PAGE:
When one of Yayoi Kusama’s mirror-strewn “infinity rooms” came to New York in 2013, there were six-hour waits to get in and snap what was called “the trendiest selfie in town.” Her new tour, debuting at the Hirshhorn (hirshhorn.si.edu), has six rooms, including one speckled with LED lights, which New York’s the Cut dubbed “the Instagram you’re going to see everywhere.” Social-media participation is “part of the experience,” says curator Mika Yoshitake. “It’s in line with her vision of communal engagement.” We consulted a few Instagrammers on how to capture the perfect pic in Kusama’s spaces.
Get the Right Tools
Snapseed and VSCO are must-have apps, according to Gary Williams (@masterwilliams) of Creative Theory, a content-marketing firm. Use Snapseed to fine-tune photos with filters that play with the exhibit’s sparkly lights; VSCO can adjust exposure to help capture the darkened rooms. “If you’re shooting with an iPhone, look into more sophisticated camera apps, like Cortex Camera,” says Holly Garner, founder of Instagram DC (@igdc), a local photography community. “It helps with low light.”
Snap the Best Selfie
“Embrace that it is a mirror,” says Morgan West, founder of A Creative DC (@acreativedc), a group of social-media curators encouraging the city’s artsier side. “It’s the ultimate selfie opportunity.” Whether that’s the classic mirror shot or a more personal close-up is up to you—and which room you’re in. The sparkliest ones will be those with the lowest light, so avoid using flash. “I’m not a fan of flash for selfies—it washes out everything behind you,” says Garner. “Lighter clothing will also help.”
Embrace the Crowd
If you’re waiting for the perfect shot devoid of bystanders, it might be a while. Instead, use the throng to your advantage—Kusama’s creations make heavy use of mirrors and reflections, and groups of people can help reproduce the optical illusions in your image. “Maybe you can take a photo of other people there in a unique way,” says Creative Theory’s Tamon George (@tamon_), who recommends using reflections to confuse the viewer and amplify the elements in the room.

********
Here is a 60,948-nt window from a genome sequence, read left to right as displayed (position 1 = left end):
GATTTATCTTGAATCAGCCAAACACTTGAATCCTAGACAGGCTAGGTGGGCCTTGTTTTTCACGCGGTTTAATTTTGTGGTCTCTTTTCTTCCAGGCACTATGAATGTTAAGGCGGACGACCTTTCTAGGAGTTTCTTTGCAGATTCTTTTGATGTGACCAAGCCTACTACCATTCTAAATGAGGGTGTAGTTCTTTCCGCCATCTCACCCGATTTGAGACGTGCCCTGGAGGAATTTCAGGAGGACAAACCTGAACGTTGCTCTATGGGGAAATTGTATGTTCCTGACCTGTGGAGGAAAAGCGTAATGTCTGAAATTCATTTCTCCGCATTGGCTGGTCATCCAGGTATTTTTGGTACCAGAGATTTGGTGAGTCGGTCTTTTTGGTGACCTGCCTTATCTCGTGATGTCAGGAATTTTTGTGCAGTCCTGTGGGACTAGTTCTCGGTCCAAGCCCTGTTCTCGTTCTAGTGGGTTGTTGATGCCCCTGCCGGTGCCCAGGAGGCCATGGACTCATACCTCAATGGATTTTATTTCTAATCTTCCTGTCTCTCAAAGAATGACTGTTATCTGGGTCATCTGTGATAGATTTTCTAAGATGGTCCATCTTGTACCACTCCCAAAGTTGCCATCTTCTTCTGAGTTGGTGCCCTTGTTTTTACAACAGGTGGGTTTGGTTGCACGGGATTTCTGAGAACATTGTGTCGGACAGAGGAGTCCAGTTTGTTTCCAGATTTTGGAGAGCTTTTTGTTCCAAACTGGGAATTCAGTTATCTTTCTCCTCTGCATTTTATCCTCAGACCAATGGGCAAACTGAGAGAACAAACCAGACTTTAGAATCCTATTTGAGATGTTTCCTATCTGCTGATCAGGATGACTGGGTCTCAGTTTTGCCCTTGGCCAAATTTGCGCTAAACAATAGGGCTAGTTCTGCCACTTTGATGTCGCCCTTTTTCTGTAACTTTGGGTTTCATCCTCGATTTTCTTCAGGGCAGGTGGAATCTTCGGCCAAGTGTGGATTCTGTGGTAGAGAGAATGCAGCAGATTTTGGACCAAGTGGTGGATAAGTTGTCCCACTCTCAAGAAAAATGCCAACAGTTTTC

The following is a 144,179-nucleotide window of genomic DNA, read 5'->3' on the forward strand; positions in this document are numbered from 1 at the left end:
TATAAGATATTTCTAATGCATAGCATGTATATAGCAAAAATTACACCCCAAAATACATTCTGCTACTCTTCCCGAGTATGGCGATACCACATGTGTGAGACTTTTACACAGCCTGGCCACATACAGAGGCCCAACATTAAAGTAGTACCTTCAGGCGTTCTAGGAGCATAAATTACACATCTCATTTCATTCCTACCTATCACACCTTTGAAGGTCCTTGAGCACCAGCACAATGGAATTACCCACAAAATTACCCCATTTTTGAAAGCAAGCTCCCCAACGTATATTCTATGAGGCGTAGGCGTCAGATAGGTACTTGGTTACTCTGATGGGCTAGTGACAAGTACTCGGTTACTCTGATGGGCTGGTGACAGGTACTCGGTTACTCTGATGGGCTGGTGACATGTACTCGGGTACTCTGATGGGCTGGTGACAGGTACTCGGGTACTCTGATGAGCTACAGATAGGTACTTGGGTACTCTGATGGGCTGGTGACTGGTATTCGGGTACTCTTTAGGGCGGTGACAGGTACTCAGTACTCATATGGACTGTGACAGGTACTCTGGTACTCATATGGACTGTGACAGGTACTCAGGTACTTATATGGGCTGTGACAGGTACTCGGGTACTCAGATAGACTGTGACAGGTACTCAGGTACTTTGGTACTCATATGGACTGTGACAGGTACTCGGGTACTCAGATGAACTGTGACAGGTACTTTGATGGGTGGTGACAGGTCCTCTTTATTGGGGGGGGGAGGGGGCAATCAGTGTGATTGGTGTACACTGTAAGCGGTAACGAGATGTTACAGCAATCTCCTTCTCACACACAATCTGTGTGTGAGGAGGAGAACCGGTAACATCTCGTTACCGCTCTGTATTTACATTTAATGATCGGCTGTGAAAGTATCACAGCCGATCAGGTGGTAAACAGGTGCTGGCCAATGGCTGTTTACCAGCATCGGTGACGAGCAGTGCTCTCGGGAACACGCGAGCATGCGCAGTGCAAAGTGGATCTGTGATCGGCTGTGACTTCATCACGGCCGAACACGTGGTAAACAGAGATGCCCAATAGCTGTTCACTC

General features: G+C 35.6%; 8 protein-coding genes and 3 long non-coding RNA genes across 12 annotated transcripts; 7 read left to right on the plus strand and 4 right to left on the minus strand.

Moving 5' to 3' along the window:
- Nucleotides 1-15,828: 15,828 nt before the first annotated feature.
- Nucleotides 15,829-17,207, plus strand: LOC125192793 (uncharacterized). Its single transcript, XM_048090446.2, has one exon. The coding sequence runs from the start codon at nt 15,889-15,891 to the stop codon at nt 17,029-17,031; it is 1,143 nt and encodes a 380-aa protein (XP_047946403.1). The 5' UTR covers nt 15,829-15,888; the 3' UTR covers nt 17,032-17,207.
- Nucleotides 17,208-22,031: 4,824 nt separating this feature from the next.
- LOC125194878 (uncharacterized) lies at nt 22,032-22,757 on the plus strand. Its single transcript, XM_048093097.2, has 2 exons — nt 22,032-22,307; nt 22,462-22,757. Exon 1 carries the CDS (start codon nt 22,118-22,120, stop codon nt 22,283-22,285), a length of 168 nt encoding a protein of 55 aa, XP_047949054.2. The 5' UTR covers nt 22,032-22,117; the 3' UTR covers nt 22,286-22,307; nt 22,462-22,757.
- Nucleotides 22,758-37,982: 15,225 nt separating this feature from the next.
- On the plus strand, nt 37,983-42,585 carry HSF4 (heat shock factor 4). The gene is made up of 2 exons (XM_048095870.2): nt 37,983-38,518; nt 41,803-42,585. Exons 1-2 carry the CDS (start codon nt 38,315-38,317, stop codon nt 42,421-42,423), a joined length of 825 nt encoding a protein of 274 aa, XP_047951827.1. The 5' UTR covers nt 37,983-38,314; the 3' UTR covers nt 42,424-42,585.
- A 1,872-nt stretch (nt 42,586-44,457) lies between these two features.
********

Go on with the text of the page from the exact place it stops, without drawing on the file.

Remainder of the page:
Arena Stage, February 24–April 2
Espionage, leaks, and deception in the build-up to war—the Valerie Plame affair had all the makings of a political thriller. So it’s no surprise this episode from the George W. Bush era would make it to the stage. The drama follows Plame’s race to find WMDs, getting her cover blown, and navigating the perils of speaking truth to power. Intelligence is the third in Arena’s Power Plays series—25 original productions focused on American stories of politics and power. $40 to $90; arenastage.org.
15. Ron K. Brown/Evidence
Dance Place, February 25
Brown, founder of this Brooklyn dance company, says the choreography in Walking Out the Dark was inspired by a rite of passage in Burkina Faso in which young men are buried overnight. Structured as a danced conversation between two couples, the work examines that and other cultural rituals and their ability to heal, with music by the DC-born a cappella ensemble Sweet Honey in the Rock. $25 to $30; danceplace.org.
This article originally appeared in the February 2017 issue of Washingtonian.